Direct Imaging of Isolated Single-Molecule Magnets in Metal–Organic Frameworks
Varghese, Juby R.
Drout, Riki J.
Farha, Omar K.
Dunbar, Kim R.
KAUST DepartmentAdvanced Membranes and Porous Materials Research Center
Chemical Science Program
Nanostructured Functional Materials (NFM) laboratory
Physical Science and Engineering (PSE) Division
KAUST Grant NumberFCC/1/1972-34
Online Publication Date2019-01-14
Print Publication Date2019-02-20
Permanent link to this recordhttp://hdl.handle.net/10754/631233
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AbstractPractical applications involving the magnetic bistability of single-molecule magnets (SMMs) for next-generation computer technologies require nanostructuring, organization, and protection of nanoscale materials in two- or three-dimensional networks, to enable read-and-write processes. Owing to their porous nature and structural long-range order, metal-organic frameworks (MOFs) have been proposed as hosts to facilitate these efforts. Although probing the channels of MOF composites using indirect methods is well established, the use of direct methods to elucidate fundamental structural information is still lacking. Herein we report the direct imaging of SMMs encapsulated in a mesoporous MOF matrix using high-resolution transmission electron microscopy. These images deliver, for the first time, direct and unambiguous evidence to support the adsorption of molecular guests within the porous host. Bulk magnetic measurements further support the successful nanostructuring of SMMs. The preparation of the first magnetic composite thin films of this kind furthers the development of molecular spintronics.
CitationAulakh D, Liu L, Varghese JR, Xie H, Islamoglu T, et al. (2019) Direct Imaging of Isolated Single-Molecule Magnets in Metal–Organic Frameworks. Journal of the American Chemical Society 141: 2997–3005. Available: http://dx.doi.org/10.1021/jacs.8b11374.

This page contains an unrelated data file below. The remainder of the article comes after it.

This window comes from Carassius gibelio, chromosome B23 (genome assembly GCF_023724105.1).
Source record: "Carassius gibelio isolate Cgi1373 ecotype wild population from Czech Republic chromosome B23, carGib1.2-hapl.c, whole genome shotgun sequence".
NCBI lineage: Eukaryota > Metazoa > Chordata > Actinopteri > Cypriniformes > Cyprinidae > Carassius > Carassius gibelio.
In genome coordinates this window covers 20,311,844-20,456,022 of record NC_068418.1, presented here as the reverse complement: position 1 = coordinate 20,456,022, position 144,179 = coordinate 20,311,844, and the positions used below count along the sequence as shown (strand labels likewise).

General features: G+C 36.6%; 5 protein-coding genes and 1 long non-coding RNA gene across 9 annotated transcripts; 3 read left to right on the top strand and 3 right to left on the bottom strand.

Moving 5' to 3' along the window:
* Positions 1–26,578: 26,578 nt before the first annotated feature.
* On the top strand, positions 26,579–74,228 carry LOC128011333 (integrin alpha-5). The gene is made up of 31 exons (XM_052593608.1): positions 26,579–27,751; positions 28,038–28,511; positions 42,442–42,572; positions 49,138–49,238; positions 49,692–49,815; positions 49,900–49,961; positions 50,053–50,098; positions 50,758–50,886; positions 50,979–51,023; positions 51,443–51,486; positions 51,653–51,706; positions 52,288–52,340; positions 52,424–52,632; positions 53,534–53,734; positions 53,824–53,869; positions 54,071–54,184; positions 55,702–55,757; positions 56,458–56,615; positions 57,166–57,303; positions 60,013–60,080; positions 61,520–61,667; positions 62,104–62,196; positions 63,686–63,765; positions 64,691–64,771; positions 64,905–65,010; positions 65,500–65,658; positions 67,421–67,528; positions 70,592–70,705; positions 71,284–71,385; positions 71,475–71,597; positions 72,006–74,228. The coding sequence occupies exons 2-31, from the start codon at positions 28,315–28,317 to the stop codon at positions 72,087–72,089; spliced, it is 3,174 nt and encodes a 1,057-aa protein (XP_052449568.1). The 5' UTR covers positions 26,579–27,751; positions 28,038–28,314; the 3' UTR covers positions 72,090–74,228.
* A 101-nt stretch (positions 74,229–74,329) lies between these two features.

SponsorsM.W. gratefully acknowledges Clarkson University for their generous start-up funding. We also acknowledge the support of the National Institute of Standards and Technology, U.S. Department of Commerce, in providing the neutron research facilities used in this work, and we thank Julie Borchers for designing and performing PNR experiments. The magnetic measurements were conducted in the Department of Chemistry SQUID Facility at Texas A&M University with a magnetometer obtained by a grant from the National Science Foundation (CHE-9974899). The magnetic work in this study was performed by the K.R.D. group and was funded by the Division of Chemical Sciences, Geosciences, and Biosciences, Office of Basic Energy Sciences of the U.S. Department of Energy through Grant DE-FG02-02ER45999. Y.H. thanks the support from King Abdullah University of Science and Technology through center competitive fund (FCC/1/1972-34), and O.K.F. gratefully acknowledges support from the Defense Threat Reduction Agency (HDTRA1-18-1-0003).
PublisherAmerican Chemical Society (ACS)